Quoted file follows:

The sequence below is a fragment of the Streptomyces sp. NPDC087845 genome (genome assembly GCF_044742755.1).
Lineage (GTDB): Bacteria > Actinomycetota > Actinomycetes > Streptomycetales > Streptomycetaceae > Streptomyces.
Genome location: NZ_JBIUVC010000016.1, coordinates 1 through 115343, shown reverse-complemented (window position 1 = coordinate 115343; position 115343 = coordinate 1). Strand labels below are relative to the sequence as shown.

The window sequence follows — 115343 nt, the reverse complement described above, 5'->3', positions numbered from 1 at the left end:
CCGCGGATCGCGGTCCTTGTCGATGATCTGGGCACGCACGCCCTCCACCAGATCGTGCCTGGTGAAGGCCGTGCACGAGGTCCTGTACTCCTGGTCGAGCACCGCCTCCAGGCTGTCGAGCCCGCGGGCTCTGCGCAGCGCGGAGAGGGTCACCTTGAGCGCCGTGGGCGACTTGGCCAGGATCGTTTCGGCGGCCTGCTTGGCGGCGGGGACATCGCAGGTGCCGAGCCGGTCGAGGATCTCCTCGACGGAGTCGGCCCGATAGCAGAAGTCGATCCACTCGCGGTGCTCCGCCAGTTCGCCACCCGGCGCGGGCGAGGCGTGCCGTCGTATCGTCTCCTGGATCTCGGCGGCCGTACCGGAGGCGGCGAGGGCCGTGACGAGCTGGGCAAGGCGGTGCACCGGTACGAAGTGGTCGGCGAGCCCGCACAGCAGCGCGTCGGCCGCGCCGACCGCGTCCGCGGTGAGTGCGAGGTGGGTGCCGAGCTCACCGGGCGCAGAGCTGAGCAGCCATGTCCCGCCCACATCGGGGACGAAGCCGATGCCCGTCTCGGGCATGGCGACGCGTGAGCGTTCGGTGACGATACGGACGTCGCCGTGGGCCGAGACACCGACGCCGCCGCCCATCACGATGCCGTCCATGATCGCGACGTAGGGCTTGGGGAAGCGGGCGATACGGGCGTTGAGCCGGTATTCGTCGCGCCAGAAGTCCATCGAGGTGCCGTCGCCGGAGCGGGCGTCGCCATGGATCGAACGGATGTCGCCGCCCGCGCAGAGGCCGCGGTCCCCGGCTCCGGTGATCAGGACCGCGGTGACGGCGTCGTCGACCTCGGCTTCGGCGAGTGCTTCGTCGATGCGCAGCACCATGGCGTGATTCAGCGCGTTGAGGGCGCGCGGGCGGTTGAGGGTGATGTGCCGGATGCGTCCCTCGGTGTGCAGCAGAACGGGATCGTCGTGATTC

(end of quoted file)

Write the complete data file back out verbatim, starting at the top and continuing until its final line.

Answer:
The sequence below is a fragment of the Streptomyces sp. NPDC087845 genome (genome assembly GCF_044742755.1).
Lineage (GTDB): Bacteria > Actinomycetota > Actinomycetes > Streptomycetales > Streptomycetaceae > Streptomyces.
Genome location: NZ_JBIUVC010000016.1, coordinates 1 through 115343, shown reverse-complemented (window position 1 = coordinate 115343; position 115343 = coordinate 1). Strand labels below are relative to the sequence as shown.

The window sequence follows — 115343 nt, the reverse complement described above, 5'->3', positions numbered from 1 at the left end:
CCGCGGATCGCGGTCCTTGTCGATGATCTGGGCACGCACGCCCTCCACCAGATCGTGCCTGGTGAAGGCCGTGCACGAGGTCCTGTACTCCTGGTCGAGCACCGCCTCCAGGCTGTCGAGCCCGCGGGCTCTGCGCAGCGCGGAGAGGGTCACCTTGAGCGCCGTGGGCGACTTGGCCAGGATCGTTTCGGCGGCCTGCTTGGCGGCGGGGACATCGCAGGTGCCGAGCCGGTCGAGGATCTCCTCGACGGAGTCGGCCCGATAGCAGAAGTCGATCCACTCGCGGTGCTCCGCCAGTTCGCCACCCGGCGCGGGCGAGGCGTGCCGTCGTATCGTCTCCTGGATCTCGGCGGCCGTACCGGAGGCGGCGAGGGCCGTGACGAGCTGGGCAAGGCGGTGCACCGGTACGAAGTGGTCGGCGAGCCCGCACAGCAGCGCGTCGGCCGCGCCGACCGCGTCCGCGGTGAGTGCGAGGTGGGTGCCGAGCTCACCGGGCGCAGAGCTGAGCAGCCATGTCCCGCCCACATCGGGGACGAAGCCGATGCCCGTCTCGGGCATGGCGACGCGTGAGCGTTCGGTGACGATACGGACGTCGCCGTGGGCCGAGACACCGACGCCGCCGCCCATCACGATGCCGTCCATGATCGCGACGTAGGGCTTGGGGAAGCGGGCGATACGGGCGTTGAGCCGGTATTCGTCGCGCCAGAAGTCCATCGAGGTGCCGTCGCCGGAGCGGGCGTCGCCATGGATCGAACGGATGTCGCCGCCCGCGCAGAGGCCGCGGTCCCCGGCTCCGGTGATCAGGACCGCGGTGACGGCGTCGTCGACCTCGGCTTCGGCGAGTGCTTCGTCGATGCGCAGCACCATGGCGTGATTCAGCGCGTTGAGGGCGCGCGGGCGGTTGAGGGTGATGTGCCGGATGCGTCCCTCGGTGTGCAGCAGAACGGGATCGTCGTGATTC